John’s Monthly Letter

“Reeking Of Sardines”
Dear Hopefulls,
This month I would like to share with you the daily
devotional sent by our United Church of Christ
denomination on October 17, 2019. The reflection
is entitled “For A Sardine.” The author is Mary
Luti. Here is a slightly edited version:
Scripture “I tell you, there will be more joy in
heaven over one sinner who repents than over
ninety-nine righteous persons who need no
repentance.” Luke 15:7 (NRSV)
Reflection: Teresa of Avila (1515-1582) was a
church reformer, writer, and contemplative, who
was famously faithful to her friends. She was
especially devoted to people who supported her
mission and defended it from its many detractors.
She was so grateful to them that she often
overlooked their glaring faults and excused the
harm they caused, letting them off the moral hook
with embarrassing ease. Teresa was loyal to a
fault. She knew it, wasn’t proud of it, but couldn’t
help it. “I could be bought for a sardine,” she
sighed. They say everyone has a price – even,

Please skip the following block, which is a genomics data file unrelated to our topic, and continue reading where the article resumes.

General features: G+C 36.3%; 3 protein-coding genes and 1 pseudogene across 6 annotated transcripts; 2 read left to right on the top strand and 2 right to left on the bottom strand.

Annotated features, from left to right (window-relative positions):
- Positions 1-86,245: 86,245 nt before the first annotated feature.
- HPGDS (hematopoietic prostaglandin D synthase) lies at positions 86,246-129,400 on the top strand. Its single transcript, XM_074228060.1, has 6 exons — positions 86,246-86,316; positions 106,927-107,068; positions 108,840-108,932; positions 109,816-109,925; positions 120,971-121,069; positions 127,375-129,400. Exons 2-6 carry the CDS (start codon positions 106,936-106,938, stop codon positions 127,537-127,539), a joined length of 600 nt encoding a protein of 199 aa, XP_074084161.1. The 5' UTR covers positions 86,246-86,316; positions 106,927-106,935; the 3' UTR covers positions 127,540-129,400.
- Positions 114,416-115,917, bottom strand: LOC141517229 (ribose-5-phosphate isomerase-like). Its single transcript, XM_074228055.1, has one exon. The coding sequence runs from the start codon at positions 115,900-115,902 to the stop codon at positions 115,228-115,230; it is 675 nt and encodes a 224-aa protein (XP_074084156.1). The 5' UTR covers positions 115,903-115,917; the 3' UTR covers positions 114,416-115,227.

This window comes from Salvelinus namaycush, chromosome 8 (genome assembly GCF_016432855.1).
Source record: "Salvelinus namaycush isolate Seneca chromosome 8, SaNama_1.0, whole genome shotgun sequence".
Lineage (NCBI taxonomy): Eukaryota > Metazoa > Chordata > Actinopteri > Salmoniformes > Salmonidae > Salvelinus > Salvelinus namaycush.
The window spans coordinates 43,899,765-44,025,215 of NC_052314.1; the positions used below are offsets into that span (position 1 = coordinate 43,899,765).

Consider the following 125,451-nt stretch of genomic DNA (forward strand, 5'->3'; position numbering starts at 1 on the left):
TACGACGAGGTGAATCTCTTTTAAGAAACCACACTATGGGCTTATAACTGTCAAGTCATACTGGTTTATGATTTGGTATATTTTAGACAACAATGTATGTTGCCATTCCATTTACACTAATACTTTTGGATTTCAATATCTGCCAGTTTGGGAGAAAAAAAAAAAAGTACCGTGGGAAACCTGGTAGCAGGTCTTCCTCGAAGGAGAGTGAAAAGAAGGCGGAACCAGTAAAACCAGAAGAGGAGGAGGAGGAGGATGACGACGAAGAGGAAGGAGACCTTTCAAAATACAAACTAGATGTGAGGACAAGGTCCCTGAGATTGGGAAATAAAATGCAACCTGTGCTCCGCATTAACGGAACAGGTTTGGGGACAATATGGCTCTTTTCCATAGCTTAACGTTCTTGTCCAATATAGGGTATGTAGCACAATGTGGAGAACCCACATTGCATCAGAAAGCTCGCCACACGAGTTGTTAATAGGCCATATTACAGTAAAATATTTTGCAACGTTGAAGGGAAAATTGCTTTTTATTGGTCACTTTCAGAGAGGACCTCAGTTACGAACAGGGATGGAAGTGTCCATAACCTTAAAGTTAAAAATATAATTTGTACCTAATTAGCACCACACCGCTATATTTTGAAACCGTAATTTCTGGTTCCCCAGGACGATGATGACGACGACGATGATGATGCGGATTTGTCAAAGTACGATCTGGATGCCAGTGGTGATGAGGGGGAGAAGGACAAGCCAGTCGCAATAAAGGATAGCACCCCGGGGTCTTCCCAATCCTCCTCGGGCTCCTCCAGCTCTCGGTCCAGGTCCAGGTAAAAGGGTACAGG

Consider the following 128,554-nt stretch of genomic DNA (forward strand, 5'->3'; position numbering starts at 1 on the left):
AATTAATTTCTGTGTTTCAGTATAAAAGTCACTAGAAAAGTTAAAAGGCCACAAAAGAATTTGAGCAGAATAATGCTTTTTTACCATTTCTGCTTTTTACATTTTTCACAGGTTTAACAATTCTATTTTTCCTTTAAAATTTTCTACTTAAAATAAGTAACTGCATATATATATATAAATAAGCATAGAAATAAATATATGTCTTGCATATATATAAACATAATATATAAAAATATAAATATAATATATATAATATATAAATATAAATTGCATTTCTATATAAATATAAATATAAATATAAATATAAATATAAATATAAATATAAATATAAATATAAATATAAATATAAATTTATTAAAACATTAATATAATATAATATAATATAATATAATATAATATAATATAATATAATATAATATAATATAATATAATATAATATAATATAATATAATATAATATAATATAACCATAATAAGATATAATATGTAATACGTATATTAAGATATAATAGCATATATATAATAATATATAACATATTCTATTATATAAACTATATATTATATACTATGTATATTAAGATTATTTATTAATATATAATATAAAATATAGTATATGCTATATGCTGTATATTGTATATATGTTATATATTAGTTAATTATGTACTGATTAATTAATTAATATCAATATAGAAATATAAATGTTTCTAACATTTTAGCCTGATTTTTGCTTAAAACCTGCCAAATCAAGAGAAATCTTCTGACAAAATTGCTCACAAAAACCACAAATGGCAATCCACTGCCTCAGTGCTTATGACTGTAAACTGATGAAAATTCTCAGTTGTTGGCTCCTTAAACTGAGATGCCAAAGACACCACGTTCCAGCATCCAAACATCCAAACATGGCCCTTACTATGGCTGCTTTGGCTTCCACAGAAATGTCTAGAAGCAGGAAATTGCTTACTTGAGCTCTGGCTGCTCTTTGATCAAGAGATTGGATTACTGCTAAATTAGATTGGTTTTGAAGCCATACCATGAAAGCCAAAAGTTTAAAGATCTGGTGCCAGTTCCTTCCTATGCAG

apparently, the saints. We may aspire to be

steadfast, like the ninety-nine who don’t need to
repent, but we’re more likely to be wobbly, the one
who wanders away. The world, after all, is messy
and complicated. So are we all. An occasional
bargain with the devil is almost inevitable.
Sometimes the best we can do is put up a
respectable fight before we give in. And maybe
that’s not so bad. Because there’s something a
little terrifying about people who can’t be bought.
You might momentarily admire a conscience with
no “give” in it. But when the time comes to pour
out your soul, confess your weakness, and find
some kindness for your dithering heart, you don’t
gravitate towards the perfect and the pure.
There’s a whiff of judgment about them. When
what you need is mercy, you look for someone
reeking of sardines.
Prayer: Good Jesus, may my inescapable
weakness give me the most tender regard for the
weakness of others. Amen.
So what are you up to during Lent? Are you trying
to justify your indulgence in a piece of chocolate
because you gave up sweets for Lent? Maybe we
can work on something a bit different this Lenten
Season. Maybe we can accept that all of us reek
of sardines. “Since all have sinned and fall short
of the glory of God” (Romans 3:23), we are all in
need of God’s grace. Once we recognize that,
maybe we can be a bit less hostile to those who
act, look, think, or vote differently than we do. As
we acknowledge our own need for God’s grace,
perhaps we can find it easier to offer God’s grace
to others, and thereby help heal the wounds
among us.
Best wishes for a blessed Lenten Season.
Blessings and love,